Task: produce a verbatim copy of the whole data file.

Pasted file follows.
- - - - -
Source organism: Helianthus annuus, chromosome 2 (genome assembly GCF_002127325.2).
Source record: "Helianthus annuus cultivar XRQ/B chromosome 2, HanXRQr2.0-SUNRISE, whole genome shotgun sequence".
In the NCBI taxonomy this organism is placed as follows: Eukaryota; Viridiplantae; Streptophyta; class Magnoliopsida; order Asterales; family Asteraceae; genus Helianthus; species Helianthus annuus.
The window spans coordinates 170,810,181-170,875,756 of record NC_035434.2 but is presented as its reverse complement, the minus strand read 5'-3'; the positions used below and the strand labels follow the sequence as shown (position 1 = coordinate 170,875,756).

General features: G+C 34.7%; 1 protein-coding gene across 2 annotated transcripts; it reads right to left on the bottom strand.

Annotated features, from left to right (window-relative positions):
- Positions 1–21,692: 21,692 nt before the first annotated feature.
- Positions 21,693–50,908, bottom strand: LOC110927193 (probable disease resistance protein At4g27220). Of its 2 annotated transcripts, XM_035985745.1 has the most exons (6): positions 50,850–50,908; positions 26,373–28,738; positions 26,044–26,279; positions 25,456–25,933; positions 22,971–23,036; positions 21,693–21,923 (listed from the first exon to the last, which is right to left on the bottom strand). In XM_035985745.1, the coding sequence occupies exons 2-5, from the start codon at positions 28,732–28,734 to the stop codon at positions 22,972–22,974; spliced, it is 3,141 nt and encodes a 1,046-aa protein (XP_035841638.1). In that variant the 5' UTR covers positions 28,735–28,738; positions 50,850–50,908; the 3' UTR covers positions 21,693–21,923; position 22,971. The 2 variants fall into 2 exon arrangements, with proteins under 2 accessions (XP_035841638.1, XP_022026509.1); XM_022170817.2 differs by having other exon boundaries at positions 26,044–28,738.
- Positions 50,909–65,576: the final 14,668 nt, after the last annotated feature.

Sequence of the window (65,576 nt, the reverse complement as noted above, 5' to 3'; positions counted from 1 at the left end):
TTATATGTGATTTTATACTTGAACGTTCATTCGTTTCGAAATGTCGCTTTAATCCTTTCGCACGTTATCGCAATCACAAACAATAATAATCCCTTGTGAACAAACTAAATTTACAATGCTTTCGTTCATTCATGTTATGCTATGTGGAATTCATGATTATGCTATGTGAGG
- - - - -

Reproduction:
Source organism: Helianthus annuus, chromosome 2 (genome assembly GCF_002127325.2).
Source record: "Helianthus annuus cultivar XRQ/B chromosome 2, HanXRQr2.0-SUNRISE, whole genome shotgun sequence".
In the NCBI taxonomy this organism is placed as follows: Eukaryota; Viridiplantae; Streptophyta; class Magnoliopsida; order Asterales; family Asteraceae; genus Helianthus; species Helianthus annuus.
The window spans coordinates 170,810,181-170,875,756 of record NC_035434.2 but is presented as its reverse complement, the minus strand read 5'-3'; the positions used below and the strand labels follow the sequence as shown (position 1 = coordinate 170,875,756).

General features: G+C 34.7%; 1 protein-coding gene across 2 annotated transcripts; it reads right to left on the bottom strand.

Annotated features, from left to right (window-relative positions):
- Positions 1–21,692: 21,692 nt before the first annotated feature.
- Positions 21,693–50,908, bottom strand: LOC110927193 (probable disease resistance protein At4g27220). Of its 2 annotated transcripts, XM_035985745.1 has the most exons (6): positions 50,850–50,908; positions 26,373–28,738; positions 26,044–26,279; positions 25,456–25,933; positions 22,971–23,036; positions 21,693–21,923 (listed from the first exon to the last, which is right to left on the bottom strand). In XM_035985745.1, the coding sequence occupies exons 2-5, from the start codon at positions 28,732–28,734 to the stop codon at positions 22,972–22,974; spliced, it is 3,141 nt and encodes a 1,046-aa protein (XP_035841638.1). In that variant the 5' UTR covers positions 28,735–28,738; positions 50,850–50,908; the 3' UTR covers positions 21,693–21,923; position 22,971. The 2 variants fall into 2 exon arrangements, with proteins under 2 accessions (XP_035841638.1, XP_022026509.1); XM_022170817.2 differs by having other exon boundaries at positions 26,044–28,738.
- Positions 50,909–65,576: the final 14,668 nt, after the last annotated feature.

Sequence of the window (65,576 nt, the reverse complement as noted above, 5' to 3'; positions counted from 1 at the left end):
TTATATGTGATTTTATACTTGAACGTTCATTCGTTTCGAAATGTCGCTTTAATCCTTTCGCACGTTATCGCAATCACAAACAATAATAATCCCTTGTGAACAAACTAAATTTACAATGCTTTCGTTCATTCATGTTATGCTATGTGGAATTCATGATTATGCTATGTGAGG